• Hidden malware
    • Some people are receiving emails that direct them to educational and health-related websites that contain malware. These attacks are designed to take advantage of peoples’ desire for information about the coronavirus. For example, coronavirus maps are created to compromise computers and steal passwords. They entice people to click on maps loaded from legitimate sources that run malware in the background.
  • Fraudulent charities
    • In an effort to appeal to peoples’ generosity, cybercriminals are creating fake charities to solicit donations to combat the spread of COVID-19. Some of these phishing campaigns even involve emails impersonating the CDC that urge people to make payments.
  • Industry and operational disruptions
    • This new phishing campaign targets businesses with supply chain operations that could be disrupted by COVID-19, including manufacturing, finance, transportation, pharmaceuticals and healthcare companies. Cybercriminals will send employees malicious emails disguised to look like invoices, shipping receipts and job applications that include attachments containing malware.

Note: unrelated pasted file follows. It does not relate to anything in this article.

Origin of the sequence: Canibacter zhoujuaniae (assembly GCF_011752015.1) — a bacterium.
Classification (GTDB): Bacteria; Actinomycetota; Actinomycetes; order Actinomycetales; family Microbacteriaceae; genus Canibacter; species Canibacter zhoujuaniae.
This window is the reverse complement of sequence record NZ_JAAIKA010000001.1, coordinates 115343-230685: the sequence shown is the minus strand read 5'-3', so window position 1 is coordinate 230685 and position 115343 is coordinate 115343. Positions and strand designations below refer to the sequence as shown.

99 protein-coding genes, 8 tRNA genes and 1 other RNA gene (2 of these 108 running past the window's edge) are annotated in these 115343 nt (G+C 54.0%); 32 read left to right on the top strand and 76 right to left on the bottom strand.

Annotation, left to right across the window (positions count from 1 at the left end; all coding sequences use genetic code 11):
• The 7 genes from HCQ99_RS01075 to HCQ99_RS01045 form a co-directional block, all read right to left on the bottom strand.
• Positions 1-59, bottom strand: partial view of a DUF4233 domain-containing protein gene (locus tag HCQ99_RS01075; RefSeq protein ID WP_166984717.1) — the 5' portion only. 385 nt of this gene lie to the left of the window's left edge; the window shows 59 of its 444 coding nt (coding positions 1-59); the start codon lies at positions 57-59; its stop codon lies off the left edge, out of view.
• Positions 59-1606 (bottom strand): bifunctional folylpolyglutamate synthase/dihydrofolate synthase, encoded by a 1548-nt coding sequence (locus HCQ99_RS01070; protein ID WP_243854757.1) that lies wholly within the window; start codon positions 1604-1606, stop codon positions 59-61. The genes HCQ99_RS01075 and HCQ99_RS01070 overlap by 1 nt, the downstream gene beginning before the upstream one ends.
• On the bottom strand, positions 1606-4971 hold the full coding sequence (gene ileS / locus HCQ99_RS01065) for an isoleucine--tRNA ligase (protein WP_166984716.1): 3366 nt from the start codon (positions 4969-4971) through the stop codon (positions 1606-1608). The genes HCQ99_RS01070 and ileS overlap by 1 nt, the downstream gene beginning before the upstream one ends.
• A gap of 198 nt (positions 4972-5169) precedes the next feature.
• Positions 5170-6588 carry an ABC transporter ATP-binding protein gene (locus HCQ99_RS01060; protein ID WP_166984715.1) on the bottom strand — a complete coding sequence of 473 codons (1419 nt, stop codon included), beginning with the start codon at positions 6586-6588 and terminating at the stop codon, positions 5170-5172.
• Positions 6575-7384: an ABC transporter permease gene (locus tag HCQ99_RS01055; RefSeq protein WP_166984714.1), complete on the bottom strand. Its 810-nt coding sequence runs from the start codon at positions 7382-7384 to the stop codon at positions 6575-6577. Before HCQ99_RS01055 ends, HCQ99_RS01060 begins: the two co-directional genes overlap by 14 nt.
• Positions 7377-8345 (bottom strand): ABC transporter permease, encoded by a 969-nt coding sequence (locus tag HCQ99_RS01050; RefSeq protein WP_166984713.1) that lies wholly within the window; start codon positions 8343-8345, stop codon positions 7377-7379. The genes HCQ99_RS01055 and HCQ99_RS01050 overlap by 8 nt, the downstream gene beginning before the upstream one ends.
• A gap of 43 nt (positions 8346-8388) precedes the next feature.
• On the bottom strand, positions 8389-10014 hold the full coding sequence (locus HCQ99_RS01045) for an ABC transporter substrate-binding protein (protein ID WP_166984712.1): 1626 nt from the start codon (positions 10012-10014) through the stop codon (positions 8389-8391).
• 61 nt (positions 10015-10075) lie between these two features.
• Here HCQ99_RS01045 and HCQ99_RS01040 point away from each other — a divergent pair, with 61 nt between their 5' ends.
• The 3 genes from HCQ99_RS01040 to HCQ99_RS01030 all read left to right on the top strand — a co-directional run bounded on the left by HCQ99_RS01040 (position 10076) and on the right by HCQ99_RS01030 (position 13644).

• Video conferencing vulnerabilities
    • As the reliance on video conferencing has increased to comply with social distancing and remain connected with clients and coworkers, incidents of hijacking or “bombing” virtual meetings have surfaced. Hackers dial into meetings uninvited and exploit weaknesses in the software to display inappropriate images and threaten attendees.

Once employees are familiar with the common cyberattack techniques being utilized during the COVID-19 pandemic, business leaders should coach them to take the following safety measures to protect both themselves and the company:

  • Exercise caution. Be skeptical of any email asking recipients to click on a link or open an attachment, especially those that come from unknown senders. Messages that appear to be sent by friends or official organizations also require scrutiny, as they could have been tricked or hacked.
  • Check links before clicking. Hover over the link to preview the URL, and look carefully for irregularities. If anything seems suspicious, don’t click on the link.